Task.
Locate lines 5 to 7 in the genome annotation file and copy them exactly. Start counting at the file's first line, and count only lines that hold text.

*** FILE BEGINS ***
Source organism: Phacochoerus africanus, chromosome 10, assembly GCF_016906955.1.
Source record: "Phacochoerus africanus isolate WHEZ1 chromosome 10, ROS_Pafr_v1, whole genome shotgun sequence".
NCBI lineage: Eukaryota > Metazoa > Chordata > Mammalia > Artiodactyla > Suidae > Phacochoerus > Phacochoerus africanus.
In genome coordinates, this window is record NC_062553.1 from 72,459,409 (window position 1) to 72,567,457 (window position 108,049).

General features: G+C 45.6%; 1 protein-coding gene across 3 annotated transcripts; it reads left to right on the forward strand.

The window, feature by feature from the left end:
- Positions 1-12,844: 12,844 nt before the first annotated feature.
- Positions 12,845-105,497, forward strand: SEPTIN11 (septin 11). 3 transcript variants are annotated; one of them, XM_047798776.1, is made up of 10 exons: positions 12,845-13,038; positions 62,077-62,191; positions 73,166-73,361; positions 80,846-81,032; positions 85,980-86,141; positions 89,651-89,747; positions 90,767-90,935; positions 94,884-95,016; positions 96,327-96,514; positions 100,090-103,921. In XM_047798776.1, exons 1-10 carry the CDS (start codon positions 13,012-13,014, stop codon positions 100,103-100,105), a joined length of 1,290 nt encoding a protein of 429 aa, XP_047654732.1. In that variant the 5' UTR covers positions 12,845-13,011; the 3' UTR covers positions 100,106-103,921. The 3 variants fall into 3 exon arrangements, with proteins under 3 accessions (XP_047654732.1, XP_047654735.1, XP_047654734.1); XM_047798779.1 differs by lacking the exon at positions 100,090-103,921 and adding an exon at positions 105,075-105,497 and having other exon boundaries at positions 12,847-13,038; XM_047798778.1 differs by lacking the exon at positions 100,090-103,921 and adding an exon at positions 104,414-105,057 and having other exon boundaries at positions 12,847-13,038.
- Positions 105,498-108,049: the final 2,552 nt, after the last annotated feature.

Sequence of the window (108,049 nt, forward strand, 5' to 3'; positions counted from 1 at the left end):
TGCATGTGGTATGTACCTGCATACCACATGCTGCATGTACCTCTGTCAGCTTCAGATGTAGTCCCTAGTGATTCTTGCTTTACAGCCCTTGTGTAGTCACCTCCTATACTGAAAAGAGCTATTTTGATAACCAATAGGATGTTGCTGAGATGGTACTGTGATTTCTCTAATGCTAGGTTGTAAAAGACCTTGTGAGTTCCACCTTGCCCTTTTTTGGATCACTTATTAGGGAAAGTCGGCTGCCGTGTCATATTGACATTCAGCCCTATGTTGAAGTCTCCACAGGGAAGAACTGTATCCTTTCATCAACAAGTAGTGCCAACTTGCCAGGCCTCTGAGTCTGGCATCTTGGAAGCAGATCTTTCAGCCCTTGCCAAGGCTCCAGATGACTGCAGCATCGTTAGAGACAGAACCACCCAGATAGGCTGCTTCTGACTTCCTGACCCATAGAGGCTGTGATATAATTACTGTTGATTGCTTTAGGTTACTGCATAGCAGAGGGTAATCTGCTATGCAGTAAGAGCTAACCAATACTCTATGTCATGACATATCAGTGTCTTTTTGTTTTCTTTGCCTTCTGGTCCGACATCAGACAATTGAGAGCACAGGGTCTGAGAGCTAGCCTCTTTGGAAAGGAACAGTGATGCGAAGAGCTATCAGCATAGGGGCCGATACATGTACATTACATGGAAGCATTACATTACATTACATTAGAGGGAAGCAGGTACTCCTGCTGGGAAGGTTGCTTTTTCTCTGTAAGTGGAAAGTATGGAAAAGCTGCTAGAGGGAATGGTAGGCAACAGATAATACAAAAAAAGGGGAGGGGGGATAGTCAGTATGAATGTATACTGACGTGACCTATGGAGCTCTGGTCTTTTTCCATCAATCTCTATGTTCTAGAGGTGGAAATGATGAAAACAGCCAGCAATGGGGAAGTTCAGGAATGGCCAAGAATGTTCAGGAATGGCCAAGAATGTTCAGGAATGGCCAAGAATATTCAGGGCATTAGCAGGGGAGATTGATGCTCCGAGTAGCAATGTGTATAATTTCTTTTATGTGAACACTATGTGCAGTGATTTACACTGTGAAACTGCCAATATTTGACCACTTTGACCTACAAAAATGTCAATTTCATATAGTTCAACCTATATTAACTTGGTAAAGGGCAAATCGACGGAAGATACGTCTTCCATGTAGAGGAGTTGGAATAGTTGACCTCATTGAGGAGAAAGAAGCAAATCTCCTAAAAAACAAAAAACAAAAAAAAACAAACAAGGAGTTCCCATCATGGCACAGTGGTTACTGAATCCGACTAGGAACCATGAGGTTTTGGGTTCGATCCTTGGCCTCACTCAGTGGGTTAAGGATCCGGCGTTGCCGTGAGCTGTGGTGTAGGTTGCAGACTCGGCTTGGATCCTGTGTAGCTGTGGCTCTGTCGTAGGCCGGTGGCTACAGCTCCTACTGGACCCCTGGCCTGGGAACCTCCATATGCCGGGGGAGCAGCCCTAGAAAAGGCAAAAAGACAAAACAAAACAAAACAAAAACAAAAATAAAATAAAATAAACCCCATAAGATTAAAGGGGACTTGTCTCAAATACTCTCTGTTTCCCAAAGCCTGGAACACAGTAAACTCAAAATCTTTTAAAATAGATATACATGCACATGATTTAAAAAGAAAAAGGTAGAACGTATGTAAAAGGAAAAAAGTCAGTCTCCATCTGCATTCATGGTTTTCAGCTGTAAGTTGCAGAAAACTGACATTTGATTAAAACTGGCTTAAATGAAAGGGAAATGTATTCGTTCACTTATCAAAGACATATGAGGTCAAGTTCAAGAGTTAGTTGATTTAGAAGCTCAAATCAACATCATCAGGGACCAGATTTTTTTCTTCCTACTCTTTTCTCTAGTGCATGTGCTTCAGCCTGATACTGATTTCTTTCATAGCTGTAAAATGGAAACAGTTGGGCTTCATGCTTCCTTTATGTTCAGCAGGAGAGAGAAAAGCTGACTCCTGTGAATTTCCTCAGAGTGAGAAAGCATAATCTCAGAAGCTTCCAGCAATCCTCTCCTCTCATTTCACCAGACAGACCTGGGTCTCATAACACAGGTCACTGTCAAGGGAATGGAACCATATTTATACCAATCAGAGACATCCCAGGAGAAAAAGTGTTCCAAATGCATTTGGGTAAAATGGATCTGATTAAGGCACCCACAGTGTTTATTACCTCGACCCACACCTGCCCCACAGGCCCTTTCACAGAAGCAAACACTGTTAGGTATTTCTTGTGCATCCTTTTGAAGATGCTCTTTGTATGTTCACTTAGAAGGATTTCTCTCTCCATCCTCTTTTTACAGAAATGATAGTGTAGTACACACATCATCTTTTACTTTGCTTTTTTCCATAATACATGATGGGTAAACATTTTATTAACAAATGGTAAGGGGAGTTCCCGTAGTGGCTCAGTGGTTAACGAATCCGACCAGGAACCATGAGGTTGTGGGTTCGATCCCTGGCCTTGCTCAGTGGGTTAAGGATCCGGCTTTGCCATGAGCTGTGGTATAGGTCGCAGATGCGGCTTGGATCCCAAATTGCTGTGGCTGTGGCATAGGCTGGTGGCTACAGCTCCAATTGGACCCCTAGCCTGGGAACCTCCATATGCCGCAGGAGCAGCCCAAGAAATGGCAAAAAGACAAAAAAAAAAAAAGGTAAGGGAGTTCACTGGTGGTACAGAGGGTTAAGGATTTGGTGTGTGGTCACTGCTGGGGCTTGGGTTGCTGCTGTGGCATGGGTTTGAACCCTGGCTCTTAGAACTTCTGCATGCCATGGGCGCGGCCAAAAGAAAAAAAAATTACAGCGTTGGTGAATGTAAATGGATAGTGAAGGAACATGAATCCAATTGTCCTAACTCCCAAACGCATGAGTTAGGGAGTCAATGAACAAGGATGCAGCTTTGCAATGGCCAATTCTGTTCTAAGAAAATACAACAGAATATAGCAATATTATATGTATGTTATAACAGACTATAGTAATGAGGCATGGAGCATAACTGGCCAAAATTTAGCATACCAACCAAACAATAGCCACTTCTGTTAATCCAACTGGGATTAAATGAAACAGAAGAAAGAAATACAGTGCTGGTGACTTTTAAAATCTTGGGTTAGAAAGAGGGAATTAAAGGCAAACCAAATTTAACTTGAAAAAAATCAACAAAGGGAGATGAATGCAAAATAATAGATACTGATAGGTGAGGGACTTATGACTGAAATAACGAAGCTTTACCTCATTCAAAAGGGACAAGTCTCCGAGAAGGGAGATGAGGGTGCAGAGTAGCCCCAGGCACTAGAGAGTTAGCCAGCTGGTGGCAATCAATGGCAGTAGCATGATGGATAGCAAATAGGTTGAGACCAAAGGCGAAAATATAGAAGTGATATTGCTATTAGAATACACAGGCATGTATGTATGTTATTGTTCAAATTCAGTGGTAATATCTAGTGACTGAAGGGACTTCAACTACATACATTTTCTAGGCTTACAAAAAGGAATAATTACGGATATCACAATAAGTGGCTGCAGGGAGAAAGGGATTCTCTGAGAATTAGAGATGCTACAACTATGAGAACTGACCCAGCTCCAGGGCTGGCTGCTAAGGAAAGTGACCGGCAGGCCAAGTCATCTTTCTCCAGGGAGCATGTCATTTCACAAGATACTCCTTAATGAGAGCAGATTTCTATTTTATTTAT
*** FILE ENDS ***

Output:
General features: G+C 45.6%; 1 protein-coding gene across 3 annotated transcripts; it reads left to right on the forward strand.

The window, feature by feature from the left end:
- Positions 1-12,844: 12,844 nt before the first annotated feature.